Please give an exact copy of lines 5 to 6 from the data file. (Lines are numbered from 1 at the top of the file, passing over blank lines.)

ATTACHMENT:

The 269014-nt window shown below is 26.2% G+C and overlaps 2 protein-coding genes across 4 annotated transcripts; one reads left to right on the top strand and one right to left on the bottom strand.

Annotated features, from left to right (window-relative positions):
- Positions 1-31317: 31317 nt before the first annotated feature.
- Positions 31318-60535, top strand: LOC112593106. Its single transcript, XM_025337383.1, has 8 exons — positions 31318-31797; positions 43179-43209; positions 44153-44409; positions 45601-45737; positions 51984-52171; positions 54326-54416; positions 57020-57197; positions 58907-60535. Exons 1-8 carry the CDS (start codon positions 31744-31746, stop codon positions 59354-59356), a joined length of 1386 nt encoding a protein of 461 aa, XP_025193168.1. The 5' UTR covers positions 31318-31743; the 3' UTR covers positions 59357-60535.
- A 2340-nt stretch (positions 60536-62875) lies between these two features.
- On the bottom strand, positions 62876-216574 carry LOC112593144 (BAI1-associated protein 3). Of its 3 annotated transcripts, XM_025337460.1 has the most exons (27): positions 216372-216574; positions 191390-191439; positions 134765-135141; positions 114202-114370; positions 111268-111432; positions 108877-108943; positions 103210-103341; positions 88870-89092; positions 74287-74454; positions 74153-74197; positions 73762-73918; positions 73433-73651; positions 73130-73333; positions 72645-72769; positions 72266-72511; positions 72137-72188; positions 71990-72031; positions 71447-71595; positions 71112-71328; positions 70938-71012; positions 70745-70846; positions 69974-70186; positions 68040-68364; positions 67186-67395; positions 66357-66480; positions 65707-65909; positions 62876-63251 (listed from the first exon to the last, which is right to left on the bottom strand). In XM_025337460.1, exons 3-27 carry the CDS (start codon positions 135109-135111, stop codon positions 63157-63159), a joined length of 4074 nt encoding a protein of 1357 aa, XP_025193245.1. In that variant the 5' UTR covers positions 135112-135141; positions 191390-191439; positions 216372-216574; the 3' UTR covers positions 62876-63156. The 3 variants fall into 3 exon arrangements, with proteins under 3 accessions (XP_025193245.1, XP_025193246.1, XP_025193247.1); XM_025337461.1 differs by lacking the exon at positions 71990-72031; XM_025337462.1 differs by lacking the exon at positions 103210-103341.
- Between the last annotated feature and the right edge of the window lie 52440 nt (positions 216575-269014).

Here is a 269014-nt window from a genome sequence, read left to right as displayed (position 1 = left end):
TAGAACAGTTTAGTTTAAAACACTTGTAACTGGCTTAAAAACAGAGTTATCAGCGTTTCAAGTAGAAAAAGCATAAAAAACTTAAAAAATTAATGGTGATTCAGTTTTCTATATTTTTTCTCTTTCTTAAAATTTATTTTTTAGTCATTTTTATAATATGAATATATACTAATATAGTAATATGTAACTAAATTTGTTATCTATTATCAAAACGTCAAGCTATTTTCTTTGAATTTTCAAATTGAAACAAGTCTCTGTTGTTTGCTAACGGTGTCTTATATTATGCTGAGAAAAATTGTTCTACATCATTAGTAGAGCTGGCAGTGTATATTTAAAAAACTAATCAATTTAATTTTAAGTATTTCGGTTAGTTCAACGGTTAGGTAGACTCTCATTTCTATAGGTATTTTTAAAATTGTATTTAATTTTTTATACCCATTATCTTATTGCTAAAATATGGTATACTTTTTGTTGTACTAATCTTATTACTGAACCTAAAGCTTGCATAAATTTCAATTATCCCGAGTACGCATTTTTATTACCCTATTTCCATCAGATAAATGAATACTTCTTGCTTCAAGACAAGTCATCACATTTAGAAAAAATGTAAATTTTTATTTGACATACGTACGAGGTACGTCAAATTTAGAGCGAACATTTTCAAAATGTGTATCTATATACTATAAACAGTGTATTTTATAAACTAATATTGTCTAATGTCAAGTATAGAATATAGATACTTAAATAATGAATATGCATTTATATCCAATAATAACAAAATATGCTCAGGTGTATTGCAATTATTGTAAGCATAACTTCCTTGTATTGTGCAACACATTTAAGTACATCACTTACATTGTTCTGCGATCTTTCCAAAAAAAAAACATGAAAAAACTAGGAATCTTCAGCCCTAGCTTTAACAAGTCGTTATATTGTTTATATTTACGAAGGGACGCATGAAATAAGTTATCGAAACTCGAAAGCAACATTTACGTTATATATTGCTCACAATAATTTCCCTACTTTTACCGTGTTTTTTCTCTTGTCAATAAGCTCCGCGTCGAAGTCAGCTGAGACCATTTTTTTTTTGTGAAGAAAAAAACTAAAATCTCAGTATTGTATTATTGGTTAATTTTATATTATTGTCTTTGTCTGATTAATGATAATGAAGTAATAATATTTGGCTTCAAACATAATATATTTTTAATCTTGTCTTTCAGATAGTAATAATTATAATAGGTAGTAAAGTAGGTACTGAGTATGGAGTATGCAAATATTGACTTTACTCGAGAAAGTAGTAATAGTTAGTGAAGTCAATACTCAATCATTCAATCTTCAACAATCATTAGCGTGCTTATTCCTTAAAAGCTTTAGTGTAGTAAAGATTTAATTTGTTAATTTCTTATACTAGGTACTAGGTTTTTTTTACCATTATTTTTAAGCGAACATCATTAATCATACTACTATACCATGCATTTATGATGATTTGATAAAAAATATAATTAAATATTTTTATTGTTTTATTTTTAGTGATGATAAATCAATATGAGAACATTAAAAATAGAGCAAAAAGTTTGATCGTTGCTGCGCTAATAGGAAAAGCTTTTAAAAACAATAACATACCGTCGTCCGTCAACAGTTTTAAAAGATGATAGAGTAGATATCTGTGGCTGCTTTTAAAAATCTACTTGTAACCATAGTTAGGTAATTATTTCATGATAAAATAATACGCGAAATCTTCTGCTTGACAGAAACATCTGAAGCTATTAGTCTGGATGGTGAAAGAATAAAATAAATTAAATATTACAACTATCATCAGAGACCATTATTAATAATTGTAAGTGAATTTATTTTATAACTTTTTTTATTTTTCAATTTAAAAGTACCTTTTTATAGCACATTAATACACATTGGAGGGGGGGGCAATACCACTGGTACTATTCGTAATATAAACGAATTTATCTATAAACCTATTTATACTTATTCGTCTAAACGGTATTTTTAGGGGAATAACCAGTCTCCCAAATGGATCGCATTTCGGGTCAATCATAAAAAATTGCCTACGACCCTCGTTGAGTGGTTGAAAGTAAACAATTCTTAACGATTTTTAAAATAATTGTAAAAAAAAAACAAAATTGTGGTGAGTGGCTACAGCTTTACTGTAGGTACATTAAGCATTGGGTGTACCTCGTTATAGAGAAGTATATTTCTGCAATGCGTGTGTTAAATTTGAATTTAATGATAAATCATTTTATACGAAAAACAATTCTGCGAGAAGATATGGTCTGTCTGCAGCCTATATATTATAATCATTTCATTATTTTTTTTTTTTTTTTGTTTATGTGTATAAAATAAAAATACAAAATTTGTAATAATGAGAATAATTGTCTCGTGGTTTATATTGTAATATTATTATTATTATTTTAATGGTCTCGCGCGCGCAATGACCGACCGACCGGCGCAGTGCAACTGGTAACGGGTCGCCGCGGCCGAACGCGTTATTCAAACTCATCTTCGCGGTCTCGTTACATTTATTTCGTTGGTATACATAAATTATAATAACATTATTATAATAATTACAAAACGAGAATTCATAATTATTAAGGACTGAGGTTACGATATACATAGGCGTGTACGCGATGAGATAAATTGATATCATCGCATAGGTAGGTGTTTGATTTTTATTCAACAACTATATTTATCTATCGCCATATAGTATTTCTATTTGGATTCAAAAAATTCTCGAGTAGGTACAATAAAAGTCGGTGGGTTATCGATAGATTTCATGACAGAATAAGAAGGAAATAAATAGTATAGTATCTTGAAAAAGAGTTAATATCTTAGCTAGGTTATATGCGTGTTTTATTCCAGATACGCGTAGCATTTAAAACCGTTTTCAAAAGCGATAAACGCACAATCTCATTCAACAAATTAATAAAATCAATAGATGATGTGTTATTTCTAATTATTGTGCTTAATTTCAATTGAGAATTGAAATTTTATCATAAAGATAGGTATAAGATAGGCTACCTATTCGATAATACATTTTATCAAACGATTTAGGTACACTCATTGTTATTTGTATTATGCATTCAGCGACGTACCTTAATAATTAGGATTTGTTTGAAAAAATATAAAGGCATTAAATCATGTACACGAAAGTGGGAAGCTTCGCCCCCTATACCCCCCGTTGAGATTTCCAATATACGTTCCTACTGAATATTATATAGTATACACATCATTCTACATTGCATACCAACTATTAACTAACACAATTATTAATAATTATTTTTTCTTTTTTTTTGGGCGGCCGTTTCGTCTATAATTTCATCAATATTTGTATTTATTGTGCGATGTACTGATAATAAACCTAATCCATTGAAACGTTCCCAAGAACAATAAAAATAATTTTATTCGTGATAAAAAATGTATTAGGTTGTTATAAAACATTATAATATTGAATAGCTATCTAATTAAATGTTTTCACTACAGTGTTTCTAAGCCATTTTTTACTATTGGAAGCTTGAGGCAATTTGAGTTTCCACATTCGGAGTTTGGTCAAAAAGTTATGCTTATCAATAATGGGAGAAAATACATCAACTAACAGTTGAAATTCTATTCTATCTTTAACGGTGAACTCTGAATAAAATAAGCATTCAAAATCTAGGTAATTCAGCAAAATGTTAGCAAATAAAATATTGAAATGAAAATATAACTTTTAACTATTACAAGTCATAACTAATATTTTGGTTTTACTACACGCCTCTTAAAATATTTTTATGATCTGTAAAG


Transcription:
- A 2340-nt stretch (positions 60536-62875) lies between these two features.
- On the bottom strand, positions 62876-216574 carry LOC112593144 (BAI1-associated protein 3). Of its 3 annotated transcripts, XM_025337460.1 has the most exons (27): positions 216372-216574; positions 191390-191439; positions 134765-135141; positions 114202-114370; positions 111268-111432; positions 108877-108943; positions 103210-103341; positions 88870-89092; positions 74287-74454; positions 74153-74197; positions 73762-73918; positions 73433-73651; positions 73130-73333; positions 72645-72769; positions 72266-72511; positions 72137-72188; positions 71990-72031; positions 71447-71595; positions 71112-71328; positions 70938-71012; positions 70745-70846; positions 69974-70186; positions 68040-68364; positions 67186-67395; positions 66357-66480; positions 65707-65909; positions 62876-63251 (listed from the first exon to the last, which is right to left on the bottom strand). In XM_025337460.1, exons 3-27 carry the CDS (start codon positions 135109-135111, stop codon positions 63157-63159), a joined length of 4074 nt encoding a protein of 1357 aa, XP_025193245.1. In that variant the 5' UTR covers positions 135112-135141; positions 191390-191439; positions 216372-216574; the 3' UTR covers positions 62876-63156. The 3 variants fall into 3 exon arrangements, with proteins under 3 accessions (XP_025193245.1, XP_025193246.1, XP_025193247.1); XM_025337461.1 differs by lacking the exon at positions 71990-72031; XM_025337462.1 differs by lacking the exon at positions 103210-103341.